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Daniel-François-Esprit Auber - JPop.com
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Daniel-François-Esprit Auber

Daniel-François-Esprit Auber

Daniel-François-Esprit Auber


Daniel Auber (29 January 1782 – 13 May 1871) was a French composer. The son of a Paris print-seller, Auber was born in Caen in Normandy. Though his father expected him to continue in the print-selling business, he also allowed his son to learn how to play several musical instruments. His first teacher was the Tirolean composer, Josef Alois Ladurner (1769 – 1851). At the age of 20 Auber was sent to London for business training, but he was obliged to leave England in 1804 as a result of the breach of the Treaty of Amiens (1804). Read more on Last.fm
Daniel Auber (29 January 1782 – 13 May 1871) was a French composer. The son of a Paris print-seller, Auber was born in Caen in Normandy. Though his father expected him to continue in the print-selling business, he also allowed his son to learn how to play several musical instruments. His first teacher was the Tirolean composer, Josef Alois Ladurner (1769 – 1851). At the age of 20 Auber was sent to London for business training, but he was obliged to leave England in 1804 as a result of the breach of the Treaty of Amiens (1804). Auber had already attempted musical composition, and at this period produced several concertos pour basse, modeled after violoncellist Lamarre, in whose name they were published.

The praise given to his concerto for the violin, which was played at the Paris Conservatoire by Mazas, encouraged him to undertake a resetting of an old comic opera, Julie (1811). He also began to study with the renowned Luigi Cherubini. In 1813 the unfavourable reception of his one-act debut opera Le séjour militaire put an end for some years to his attempts as composer. But his failure in business, and the death of his father in 1819, compelled him once more to turn to music. He produced another opera, Le testament et les billets-doux (1819), which was no better received than the former.

But he persevered, and the next year was rewarded by the complete success of La bergère châtelaine, an opera in three acts. This was the first in a long series of brilliant successes. In 1822 began his long association with librettist Eugène Scribe. Their first opera, Leicester, shows evidences of the influence of Gioacchino Rossini in its musical style. Auber soon developed his own voice, however: light, vivacious, graceful, and melodious--characteristically French.

Le maçon (1825) was his first major triumph, staying in the repertory until the 20th century, with 525 performances at the Opéra-Comique alone. Auber achieved another triumph in La muette de Portici, also known as Masaniello after its hero. Produced in Paris in 1828, it rapidly became a European favorite. The duet Amour sacré de la patrie (meaning "Sacred Love of the Homeland") was welcomed like a new Marseillaise; its performance at Brussels on 25 August 1830, in which Adolphe Nourrit sang the leading tenor role, engendered a riot that became the signal for the Belgian Revolution that drove out the Dutch. Official and other dignities testified to the public appreciation of Auber's works. In 1829 he was elected a member of the Institute.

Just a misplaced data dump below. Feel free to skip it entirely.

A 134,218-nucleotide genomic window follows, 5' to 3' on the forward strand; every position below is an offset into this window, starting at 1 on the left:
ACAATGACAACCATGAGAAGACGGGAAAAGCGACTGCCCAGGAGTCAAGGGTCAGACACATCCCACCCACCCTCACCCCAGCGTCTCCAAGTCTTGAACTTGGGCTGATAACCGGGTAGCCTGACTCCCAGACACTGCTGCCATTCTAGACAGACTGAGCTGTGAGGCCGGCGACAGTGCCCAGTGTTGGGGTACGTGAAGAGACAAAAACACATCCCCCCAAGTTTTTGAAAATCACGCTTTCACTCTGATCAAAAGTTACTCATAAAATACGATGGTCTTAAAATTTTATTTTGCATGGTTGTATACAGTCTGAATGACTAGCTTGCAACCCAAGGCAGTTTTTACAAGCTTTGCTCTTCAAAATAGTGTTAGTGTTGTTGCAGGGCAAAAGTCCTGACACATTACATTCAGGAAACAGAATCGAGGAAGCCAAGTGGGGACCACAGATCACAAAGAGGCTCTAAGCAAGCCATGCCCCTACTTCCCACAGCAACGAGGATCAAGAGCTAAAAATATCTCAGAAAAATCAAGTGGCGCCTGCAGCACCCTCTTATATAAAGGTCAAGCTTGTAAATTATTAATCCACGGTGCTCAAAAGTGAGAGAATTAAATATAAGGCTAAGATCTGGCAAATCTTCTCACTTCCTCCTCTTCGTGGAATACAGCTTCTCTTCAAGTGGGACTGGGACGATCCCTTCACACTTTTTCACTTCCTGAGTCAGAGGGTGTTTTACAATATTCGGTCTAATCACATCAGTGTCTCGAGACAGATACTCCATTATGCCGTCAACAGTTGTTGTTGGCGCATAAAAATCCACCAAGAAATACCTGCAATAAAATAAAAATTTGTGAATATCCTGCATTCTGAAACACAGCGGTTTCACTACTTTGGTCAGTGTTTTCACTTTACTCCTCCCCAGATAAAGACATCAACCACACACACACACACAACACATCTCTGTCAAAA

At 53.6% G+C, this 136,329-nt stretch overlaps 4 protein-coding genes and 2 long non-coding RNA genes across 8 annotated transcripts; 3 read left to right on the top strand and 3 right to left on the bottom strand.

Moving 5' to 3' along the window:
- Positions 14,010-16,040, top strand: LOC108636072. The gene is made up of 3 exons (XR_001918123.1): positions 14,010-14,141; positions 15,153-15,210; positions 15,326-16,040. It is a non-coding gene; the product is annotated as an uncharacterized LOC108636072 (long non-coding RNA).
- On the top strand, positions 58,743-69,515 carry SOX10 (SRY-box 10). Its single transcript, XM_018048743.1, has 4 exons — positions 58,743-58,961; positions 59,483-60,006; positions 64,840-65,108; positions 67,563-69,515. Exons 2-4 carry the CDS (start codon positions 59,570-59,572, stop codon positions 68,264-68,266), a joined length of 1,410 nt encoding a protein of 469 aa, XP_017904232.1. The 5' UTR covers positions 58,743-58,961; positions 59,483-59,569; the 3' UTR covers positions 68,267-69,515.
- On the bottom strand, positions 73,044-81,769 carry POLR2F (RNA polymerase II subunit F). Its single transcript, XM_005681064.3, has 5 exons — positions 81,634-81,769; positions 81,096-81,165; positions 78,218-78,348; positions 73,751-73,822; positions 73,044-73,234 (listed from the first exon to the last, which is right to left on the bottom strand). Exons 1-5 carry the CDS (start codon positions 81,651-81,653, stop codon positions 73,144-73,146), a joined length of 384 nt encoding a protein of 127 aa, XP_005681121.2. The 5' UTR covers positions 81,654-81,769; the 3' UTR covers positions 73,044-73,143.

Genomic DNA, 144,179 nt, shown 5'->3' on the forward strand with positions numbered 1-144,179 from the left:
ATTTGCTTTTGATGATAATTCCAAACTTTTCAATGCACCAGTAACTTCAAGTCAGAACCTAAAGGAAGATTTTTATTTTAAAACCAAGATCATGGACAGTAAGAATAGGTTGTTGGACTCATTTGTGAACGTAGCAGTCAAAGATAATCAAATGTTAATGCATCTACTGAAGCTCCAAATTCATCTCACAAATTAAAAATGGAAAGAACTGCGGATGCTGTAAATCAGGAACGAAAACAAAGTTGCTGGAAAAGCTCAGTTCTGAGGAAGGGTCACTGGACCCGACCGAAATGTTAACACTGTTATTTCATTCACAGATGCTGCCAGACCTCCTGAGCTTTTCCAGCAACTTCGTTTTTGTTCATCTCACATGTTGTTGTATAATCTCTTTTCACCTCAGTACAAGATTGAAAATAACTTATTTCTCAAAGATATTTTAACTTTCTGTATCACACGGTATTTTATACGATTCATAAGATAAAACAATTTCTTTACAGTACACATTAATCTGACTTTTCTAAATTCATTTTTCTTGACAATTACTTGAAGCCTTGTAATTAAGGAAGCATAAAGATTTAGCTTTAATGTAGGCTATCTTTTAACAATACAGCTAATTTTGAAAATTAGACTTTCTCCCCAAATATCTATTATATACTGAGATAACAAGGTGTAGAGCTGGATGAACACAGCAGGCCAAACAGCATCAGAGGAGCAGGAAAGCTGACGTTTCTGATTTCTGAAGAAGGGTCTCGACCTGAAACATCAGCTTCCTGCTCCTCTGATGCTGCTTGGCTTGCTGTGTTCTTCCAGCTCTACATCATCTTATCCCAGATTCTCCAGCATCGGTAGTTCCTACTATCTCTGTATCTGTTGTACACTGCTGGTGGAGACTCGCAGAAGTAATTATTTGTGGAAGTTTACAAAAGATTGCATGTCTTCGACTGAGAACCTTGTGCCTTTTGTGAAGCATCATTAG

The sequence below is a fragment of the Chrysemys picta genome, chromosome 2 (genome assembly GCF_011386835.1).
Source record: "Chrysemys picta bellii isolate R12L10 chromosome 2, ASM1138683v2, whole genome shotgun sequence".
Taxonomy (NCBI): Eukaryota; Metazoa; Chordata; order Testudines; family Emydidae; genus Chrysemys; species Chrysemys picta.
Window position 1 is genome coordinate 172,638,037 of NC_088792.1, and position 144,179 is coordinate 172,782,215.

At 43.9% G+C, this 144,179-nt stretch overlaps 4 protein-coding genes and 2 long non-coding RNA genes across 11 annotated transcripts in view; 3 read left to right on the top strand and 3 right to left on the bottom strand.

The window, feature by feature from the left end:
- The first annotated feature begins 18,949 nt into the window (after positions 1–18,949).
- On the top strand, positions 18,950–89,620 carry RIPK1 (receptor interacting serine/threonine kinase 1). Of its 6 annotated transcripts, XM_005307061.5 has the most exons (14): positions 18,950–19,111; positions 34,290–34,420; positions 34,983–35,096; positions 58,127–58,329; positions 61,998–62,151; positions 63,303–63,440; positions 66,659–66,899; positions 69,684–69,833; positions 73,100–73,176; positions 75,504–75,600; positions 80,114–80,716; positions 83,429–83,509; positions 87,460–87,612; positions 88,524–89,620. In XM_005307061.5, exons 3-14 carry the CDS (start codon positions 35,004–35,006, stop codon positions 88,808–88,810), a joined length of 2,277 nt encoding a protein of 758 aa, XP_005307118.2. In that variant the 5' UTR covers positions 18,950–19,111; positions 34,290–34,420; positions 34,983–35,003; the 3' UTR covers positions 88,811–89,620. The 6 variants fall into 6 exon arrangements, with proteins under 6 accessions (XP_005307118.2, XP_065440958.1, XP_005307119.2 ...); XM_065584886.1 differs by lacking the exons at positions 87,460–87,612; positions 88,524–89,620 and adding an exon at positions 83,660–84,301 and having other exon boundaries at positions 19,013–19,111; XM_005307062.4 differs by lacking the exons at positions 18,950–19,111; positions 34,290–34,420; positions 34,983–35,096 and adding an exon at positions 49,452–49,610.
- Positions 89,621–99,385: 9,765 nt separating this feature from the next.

Fra Diavolo,which premiered on 28 January 1830, was his most successful opera. That same year, 1830, he was named director of the court concerts. Next year, on 20 June, 1831, he had another big success, with Le philtre,starring the great tenor, Adolphe Nourrit. The libretto was translated into Italian and set by Donizetti as L'elisir d'amore, one of the most successful comic operas of all time. Two years later, on 27 February 1833, Gustave III, his second grand opera, also triumphed and stayed in the repertory for years.

The libretto was to be used twice more, first by Saverio Mercadante for Il reggente, with the action transferred to Scotland, and, next by Giuseppe Verdi, as Un ballo in maschera. He enjoyed several more successes, all at the Opéra-Comique. These were Le cheval de bronze (1835), L'ambassadrice (1836), Le domino noir (1837), Les diamants de la couronne (1841) and La part du diable (1843). In the meantime, in 1842, at the wish of King Louis Philippe, he succeeded Cherubini as director of the Conservatoire. Auber was also a member of the Legion of Honour from 1825, and attained the rank of commander in 1847.

That year also saw the premiere of Haydée, another opéra comique, even though it was on a serious subject. The tenor lead in Haydée was sung by the same Gustave Roger who, two years later, created the title role in Meyerbeer's Le prophète at the Opéra. Napoleon III made Auber his Imperial Maître de Chapelle in 1857. In his later years, Auber's output slowed down considerably. The 1850s were marked by Manon Lescaut, an opéra comique with a tragic end (1856), and revisions of Le cheval de bronze and Fra Diavolo (both 1857).

He had one major success in the 1860s: Le Premier jour de bonheur (Opéra comique, 1868). Despite his slowdown in composing, he remained a well-loved figure, known for witty sayings and personal generosity. He survived the German siege of Paris in 1870-71, but died during the upheaval of the Paris Commune on 13 May 1871. Today, the Rue Auber leads up to the Paris Opera House. and the nearest RER station is called Auber, in his honor.

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